Well, in a numerical technique test we were given the following problem:
A physical phenomenon is modeled such that,
$F(f,d) = A(f)/d^2 + L$;
Where, $F$ is a function of frequency $f$ and distance $d$, and $L$ is random error. Function $A(f)$ is unknown.
A function is given, to produce data set $(F,f,d)$. The function is:
function F = get_data(d,f) for i= 1:length(f) for j = 1:length(d) F(i,j) = 2*f(i)^2 / d(j)^2 + 0.3*rand()*(1-rand()); end end end
here d, f are arrays. F is a 2D array. rand is a function that gives some random numbers less than 1. It is assumed that, we cannot poke into this function for an answer. We can't just look at the function and say A(f) = 2*f^2. We have to find this or a very close approximation to this by some numerical method....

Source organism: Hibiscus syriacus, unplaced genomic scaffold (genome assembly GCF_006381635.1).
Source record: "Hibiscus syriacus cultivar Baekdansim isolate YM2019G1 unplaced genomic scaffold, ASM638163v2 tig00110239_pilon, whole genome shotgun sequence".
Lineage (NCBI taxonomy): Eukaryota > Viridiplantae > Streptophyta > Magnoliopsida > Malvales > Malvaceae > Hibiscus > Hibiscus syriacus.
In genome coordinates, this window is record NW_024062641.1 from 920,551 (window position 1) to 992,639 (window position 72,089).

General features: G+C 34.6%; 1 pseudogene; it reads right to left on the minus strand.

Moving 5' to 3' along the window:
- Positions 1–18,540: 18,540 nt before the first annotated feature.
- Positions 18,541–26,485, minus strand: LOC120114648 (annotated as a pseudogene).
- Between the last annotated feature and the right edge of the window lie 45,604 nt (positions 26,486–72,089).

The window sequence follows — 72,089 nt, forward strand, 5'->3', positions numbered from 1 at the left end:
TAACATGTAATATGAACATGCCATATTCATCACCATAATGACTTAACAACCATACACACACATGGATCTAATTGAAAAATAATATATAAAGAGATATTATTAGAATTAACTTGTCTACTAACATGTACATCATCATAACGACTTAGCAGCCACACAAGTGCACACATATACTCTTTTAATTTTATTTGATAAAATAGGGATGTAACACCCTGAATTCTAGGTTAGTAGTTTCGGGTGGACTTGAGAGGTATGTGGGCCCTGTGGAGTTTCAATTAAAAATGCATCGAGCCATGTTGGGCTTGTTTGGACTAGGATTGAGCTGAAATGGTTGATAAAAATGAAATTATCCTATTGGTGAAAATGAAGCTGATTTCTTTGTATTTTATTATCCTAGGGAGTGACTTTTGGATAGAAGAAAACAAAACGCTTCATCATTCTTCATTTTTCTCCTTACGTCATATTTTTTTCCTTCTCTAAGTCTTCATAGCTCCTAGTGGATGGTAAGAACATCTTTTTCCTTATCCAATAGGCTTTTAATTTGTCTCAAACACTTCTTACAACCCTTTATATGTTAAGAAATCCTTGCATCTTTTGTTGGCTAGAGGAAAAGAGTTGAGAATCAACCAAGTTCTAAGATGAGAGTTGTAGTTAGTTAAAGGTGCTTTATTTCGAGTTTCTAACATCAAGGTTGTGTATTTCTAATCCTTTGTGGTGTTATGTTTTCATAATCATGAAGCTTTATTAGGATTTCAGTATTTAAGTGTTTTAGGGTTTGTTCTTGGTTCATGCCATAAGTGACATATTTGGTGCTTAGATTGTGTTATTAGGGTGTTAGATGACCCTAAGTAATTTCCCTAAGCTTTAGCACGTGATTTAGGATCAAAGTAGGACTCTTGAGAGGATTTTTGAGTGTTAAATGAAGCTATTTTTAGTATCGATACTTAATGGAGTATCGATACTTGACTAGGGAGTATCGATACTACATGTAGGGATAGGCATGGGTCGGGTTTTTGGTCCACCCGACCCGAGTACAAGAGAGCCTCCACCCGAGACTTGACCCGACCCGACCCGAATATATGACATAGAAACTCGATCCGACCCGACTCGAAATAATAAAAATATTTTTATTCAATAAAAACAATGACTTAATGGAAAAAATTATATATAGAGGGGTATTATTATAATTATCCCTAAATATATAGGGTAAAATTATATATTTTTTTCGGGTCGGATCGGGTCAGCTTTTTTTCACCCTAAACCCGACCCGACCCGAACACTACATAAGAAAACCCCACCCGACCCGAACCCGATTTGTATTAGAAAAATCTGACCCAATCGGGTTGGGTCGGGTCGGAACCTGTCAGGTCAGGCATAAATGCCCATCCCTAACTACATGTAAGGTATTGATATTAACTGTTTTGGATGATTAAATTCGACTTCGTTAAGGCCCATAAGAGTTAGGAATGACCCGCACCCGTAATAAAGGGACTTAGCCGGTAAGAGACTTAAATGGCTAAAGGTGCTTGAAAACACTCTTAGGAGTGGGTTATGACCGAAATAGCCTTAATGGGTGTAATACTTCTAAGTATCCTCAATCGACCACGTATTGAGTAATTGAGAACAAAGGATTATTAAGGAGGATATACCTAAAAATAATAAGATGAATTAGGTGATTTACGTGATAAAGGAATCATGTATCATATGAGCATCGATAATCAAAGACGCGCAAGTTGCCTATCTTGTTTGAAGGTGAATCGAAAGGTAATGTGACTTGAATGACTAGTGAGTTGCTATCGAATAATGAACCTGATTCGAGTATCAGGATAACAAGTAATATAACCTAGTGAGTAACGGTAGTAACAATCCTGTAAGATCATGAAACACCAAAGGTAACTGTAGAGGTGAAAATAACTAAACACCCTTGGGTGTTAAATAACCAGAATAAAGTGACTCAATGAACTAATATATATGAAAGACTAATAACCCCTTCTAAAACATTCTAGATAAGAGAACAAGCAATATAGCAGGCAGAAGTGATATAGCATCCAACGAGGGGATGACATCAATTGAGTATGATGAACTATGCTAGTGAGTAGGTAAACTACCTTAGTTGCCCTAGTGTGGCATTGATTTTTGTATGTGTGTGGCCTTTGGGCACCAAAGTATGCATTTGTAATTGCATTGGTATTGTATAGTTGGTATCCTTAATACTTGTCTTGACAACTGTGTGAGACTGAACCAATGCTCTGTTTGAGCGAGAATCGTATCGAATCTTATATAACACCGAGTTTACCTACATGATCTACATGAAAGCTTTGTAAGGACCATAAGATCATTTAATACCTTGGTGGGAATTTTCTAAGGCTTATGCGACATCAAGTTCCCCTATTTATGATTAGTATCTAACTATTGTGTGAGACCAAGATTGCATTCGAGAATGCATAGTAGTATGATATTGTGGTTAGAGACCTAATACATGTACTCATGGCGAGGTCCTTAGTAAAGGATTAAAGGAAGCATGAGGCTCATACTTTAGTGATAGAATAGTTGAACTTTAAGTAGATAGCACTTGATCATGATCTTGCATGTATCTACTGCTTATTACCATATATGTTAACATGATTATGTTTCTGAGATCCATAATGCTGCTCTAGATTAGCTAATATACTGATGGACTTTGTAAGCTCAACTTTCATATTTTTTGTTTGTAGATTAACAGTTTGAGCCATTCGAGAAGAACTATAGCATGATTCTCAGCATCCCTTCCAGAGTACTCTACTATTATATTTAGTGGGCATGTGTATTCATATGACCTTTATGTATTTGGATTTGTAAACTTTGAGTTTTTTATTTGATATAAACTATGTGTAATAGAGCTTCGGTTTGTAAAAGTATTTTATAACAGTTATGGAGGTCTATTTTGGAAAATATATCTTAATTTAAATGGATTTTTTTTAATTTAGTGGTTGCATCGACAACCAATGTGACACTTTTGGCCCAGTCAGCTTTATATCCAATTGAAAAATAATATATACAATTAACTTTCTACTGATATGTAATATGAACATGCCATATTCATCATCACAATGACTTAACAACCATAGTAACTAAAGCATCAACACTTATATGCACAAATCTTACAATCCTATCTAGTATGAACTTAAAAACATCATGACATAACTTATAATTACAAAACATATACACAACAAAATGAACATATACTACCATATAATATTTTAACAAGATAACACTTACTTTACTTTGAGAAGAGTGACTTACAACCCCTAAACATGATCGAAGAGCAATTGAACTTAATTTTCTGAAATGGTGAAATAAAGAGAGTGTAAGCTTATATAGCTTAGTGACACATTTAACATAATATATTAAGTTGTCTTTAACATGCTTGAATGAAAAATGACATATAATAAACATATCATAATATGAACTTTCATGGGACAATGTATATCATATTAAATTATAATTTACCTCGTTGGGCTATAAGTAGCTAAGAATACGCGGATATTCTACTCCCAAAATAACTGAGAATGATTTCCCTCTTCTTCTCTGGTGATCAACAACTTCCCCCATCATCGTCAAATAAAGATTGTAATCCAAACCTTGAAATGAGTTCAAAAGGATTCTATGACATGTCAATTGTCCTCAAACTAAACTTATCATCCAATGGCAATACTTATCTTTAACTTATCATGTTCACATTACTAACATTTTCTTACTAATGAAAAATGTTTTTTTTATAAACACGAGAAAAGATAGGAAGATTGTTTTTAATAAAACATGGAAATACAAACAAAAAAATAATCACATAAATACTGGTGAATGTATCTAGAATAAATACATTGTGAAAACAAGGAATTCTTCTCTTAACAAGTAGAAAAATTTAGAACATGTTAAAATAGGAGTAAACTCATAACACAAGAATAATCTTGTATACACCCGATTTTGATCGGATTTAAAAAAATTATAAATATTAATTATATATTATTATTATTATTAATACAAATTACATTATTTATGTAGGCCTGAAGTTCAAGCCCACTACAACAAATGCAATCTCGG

Now, for d = 1:1:10; f = 30:30:300;
we have to produce a data set for $F$. From, this data set, we have to calculate, (1) mean of $L$. (2) an expression for $A(f)$.
Now, what I understand is that, 2nd if we have $A(f)$ then we can produce the values of $L$, and can easily evaluate mean of $L$. And, for $A(f)$ we could assume $L$ to be too low that we can ignore......
But, how could I actually do it?
I'll be very happy if someone helped me.